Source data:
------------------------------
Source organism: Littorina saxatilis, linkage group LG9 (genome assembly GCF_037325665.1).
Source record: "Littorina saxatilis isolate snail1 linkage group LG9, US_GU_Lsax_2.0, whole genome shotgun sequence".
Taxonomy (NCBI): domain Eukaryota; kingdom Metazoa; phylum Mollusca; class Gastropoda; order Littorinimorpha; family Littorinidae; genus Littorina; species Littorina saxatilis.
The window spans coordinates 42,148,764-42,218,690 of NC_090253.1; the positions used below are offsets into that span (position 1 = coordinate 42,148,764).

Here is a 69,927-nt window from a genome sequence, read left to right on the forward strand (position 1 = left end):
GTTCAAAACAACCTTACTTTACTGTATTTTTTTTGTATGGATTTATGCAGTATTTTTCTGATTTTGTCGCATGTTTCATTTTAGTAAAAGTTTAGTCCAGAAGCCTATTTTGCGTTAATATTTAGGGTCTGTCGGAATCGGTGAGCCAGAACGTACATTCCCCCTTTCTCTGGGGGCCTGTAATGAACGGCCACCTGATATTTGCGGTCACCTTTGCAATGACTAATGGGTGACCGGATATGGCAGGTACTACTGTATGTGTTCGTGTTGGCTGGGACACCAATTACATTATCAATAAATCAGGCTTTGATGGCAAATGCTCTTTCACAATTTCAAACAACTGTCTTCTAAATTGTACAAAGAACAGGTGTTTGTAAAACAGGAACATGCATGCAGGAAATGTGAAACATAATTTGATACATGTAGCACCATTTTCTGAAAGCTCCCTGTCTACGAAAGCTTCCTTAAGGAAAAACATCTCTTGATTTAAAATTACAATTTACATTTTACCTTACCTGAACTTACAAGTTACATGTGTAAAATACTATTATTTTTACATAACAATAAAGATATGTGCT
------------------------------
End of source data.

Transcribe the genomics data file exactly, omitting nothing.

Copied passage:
Source organism: Littorina saxatilis, linkage group LG9 (genome assembly GCF_037325665.1).
Source record: "Littorina saxatilis isolate snail1 linkage group LG9, US_GU_Lsax_2.0, whole genome shotgun sequence".
Taxonomy (NCBI): domain Eukaryota; kingdom Metazoa; phylum Mollusca; class Gastropoda; order Littorinimorpha; family Littorinidae; genus Littorina; species Littorina saxatilis.
The window spans coordinates 42,148,764-42,218,690 of NC_090253.1; the positions used below are offsets into that span (position 1 = coordinate 42,148,764).

Here is a 69,927-nt window from a genome sequence, read left to right on the forward strand (position 1 = left end):
GTTCAAAACAACCTTACTTTACTGTATTTTTTTTGTATGGATTTATGCAGTATTTTTCTGATTTTGTCGCATGTTTCATTTTAGTAAAAGTTTAGTCCAGAAGCCTATTTTGCGTTAATATTTAGGGTCTGTCGGAATCGGTGAGCCAGAACGTACATTCCCCCTTTCTCTGGGGGCCTGTAATGAACGGCCACCTGATATTTGCGGTCACCTTTGCAATGACTAATGGGTGACCGGATATGGCAGGTACTACTGTATGTGTTCGTGTTGGCTGGGACACCAATTACATTATCAATAAATCAGGCTTTGATGGCAAATGCTCTTTCACAATTTCAAACAACTGTCTTCTAAATTGTACAAAGAACAGGTGTTTGTAAAACAGGAACATGCATGCAGGAAATGTGAAACATAATTTGATACATGTAGCACCATTTTCTGAAAGCTCCCTGTCTACGAAAGCTTCCTTAAGGAAAAACATCTCTTGATTTAAAATTACAATTTACATTTTACCTTACCTGAACTTACAAGTTACATGTGTAAAATACTATTATTTTTACATAACAATAAAGATATGTGCT